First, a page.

The word “succulent” means “juicy.” Succulent plants have leaves or stems that are filled with juices, which is the stored water and nutrients that allow the plant to grow. These leaves allow the plant to withstand harsh conditions. Normally, these leaves have a glossy or leathery appearance, this texture actually helps protect them from moisture loss. Many succulents are also found in desert like conditions; however there are succulents which grow naturally in rainforests (such as a Christmas Cactus). These require semi-shade and humid conditions.
Most succulents and cacti require a lot of light. They are suitable for the sunniest of spots in your home. Be sure to turn the plants regularly so all sides of the plant get equal exposure.
If it is the wonderfully unique flowers you are after it is best to buy cacti that are already in flower because it often takes years for them to bloom. Before you buy check the plants over and make sure they are sound with no trace of rot or areas that are shriveled or dry. They should be just the right size for their pot and you should make sure that they are not exposed to drafts when you get them home.
Ensure they are planted in cactus or succulent soil which allows for good drainage. In Spring and Summer they will require a good soak, then allowed to dry in between waterings. In winter months they should be allowed to go completely dry, especially if they are in cool conditions as this allows the plants to go dormant. Most cacti and succulents like temperatures of 50-55F (10-13 C) in the winter.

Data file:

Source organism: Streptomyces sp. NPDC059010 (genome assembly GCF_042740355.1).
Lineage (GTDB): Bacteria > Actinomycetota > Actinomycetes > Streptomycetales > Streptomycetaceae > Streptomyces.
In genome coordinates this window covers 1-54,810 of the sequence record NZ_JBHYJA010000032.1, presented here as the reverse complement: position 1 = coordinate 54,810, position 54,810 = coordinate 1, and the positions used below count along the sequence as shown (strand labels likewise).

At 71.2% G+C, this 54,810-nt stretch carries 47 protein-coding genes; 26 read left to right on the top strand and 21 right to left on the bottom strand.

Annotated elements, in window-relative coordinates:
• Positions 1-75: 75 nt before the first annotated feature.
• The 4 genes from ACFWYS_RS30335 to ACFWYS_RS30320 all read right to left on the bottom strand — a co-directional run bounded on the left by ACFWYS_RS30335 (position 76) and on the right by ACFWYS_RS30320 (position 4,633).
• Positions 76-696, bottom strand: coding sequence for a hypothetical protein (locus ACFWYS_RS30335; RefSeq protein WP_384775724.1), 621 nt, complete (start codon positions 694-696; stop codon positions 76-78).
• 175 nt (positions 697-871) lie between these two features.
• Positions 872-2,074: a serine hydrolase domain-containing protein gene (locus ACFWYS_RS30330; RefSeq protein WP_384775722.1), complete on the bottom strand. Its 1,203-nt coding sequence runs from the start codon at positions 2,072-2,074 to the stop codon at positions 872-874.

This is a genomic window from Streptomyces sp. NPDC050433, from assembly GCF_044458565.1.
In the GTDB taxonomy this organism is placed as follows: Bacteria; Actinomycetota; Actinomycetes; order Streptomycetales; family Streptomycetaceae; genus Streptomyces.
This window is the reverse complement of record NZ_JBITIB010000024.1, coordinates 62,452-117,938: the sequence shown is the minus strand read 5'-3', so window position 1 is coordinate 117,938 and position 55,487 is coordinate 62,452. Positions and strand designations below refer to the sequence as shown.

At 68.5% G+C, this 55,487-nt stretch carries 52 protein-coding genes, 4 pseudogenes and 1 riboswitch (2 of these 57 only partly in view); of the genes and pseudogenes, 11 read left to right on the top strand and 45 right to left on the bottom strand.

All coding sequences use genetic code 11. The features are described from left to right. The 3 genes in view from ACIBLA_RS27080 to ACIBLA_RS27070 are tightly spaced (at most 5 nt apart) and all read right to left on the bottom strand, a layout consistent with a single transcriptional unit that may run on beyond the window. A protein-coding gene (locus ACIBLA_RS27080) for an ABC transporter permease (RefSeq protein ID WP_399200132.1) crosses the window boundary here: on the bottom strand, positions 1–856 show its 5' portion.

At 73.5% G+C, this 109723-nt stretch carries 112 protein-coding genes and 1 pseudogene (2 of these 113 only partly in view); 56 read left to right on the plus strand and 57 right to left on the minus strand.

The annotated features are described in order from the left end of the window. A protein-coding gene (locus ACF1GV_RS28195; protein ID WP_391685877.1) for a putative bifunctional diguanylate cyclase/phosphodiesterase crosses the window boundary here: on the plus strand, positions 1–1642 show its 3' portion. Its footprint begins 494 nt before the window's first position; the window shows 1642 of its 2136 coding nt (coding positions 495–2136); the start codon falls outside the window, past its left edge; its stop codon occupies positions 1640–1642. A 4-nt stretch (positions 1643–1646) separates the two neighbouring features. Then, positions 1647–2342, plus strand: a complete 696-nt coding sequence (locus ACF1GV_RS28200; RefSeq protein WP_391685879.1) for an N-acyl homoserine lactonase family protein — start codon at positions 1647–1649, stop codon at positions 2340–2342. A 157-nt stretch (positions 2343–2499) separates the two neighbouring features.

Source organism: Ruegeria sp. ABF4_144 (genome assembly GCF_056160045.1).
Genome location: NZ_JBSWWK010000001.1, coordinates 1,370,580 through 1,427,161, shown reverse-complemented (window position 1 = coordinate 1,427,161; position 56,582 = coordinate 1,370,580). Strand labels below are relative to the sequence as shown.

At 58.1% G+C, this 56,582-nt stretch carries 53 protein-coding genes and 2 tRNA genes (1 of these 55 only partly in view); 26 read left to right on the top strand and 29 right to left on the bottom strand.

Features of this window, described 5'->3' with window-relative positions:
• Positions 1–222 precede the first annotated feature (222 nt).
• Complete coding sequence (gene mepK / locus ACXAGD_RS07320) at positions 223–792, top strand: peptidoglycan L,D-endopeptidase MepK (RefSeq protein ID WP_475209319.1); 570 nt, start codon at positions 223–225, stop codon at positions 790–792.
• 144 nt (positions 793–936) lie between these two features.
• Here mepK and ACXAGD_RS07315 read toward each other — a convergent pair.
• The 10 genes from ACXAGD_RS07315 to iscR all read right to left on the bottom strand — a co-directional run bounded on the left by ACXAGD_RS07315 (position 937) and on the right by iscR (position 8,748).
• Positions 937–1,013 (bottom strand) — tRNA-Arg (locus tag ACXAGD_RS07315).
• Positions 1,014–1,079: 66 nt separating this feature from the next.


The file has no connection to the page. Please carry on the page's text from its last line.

During periods of active growth, cacti and succulents should be fed about once every three weeks. They should only be repotted once the roots completely fill their pot.
Cacti and succulents make great gifts, they are good for beginners or even the master gardener.
With all of the unique ways they can be planted, they are often used in home décor, and are great to give as a housewarming gift. Growing cacti and other succulent plants can be an addictive pastime, and many of the more difficult to grow varieties are considered a collectible.
Now is a great time to add a cacti or succulent plants to your home! With so many easy to care for varieties it is a great place for a novice to start and still great fun for the experienced indoor gardener.
- Kristin Ego
- Tags: echeveria planter succulents workshops
Celebrate Canada 150!
In 2017, Canada will be celebrating 150 years since Confederation!
The time is now to start planning for a fantastic red and white flower show starting in spring 2017.
To help commemorate this momentous occasion, Ego’s Nurseries donated 500 Canadian Celebration tulips in the area at community gardens and parks for planting in fall of 2016. We are looking forward to seeing them bloom this spring!
For Spring 2017, additional bulbs will be available in a red and white theme… Dahlias, Gladiolas and soon much more.
- Kristin Ego
- Tags: Canada Day 150 Flowers for sale Garden Centre Barrie Ontario Plants and trees for sale